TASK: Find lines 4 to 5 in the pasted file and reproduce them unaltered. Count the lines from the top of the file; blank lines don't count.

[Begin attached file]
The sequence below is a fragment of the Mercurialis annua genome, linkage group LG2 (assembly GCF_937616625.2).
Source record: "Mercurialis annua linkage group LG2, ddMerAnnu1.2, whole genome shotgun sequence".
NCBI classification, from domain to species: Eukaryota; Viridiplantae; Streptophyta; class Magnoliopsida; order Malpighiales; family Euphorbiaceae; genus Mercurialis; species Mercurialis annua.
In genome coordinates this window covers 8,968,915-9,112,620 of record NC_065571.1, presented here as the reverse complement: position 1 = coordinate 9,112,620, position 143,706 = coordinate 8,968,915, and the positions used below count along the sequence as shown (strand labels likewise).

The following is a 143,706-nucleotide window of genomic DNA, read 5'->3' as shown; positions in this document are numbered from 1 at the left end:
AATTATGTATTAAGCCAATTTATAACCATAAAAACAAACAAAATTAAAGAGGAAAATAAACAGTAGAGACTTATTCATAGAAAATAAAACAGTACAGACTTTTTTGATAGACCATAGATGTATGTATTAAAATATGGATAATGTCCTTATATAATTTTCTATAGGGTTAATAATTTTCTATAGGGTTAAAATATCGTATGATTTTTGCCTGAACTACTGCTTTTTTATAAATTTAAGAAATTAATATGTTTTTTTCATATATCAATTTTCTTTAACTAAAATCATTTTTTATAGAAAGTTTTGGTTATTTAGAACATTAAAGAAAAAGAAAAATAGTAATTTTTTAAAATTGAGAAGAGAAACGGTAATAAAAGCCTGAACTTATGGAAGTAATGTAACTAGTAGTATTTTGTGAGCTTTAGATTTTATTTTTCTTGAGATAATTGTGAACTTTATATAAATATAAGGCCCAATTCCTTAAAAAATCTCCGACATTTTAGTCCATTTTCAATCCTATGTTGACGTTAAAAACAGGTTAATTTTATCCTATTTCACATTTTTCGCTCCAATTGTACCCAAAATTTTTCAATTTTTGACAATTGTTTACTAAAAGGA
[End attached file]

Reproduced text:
In genome coordinates this window covers 8,968,915-9,112,620 of record NC_065571.1, presented here as the reverse complement: position 1 = coordinate 9,112,620, position 143,706 = coordinate 8,968,915, and the positions used below count along the sequence as shown (strand labels likewise).

The following is a 143,706-nucleotide window of genomic DNA, read 5'->3' as shown; positions in this document are numbered from 1 at the left end: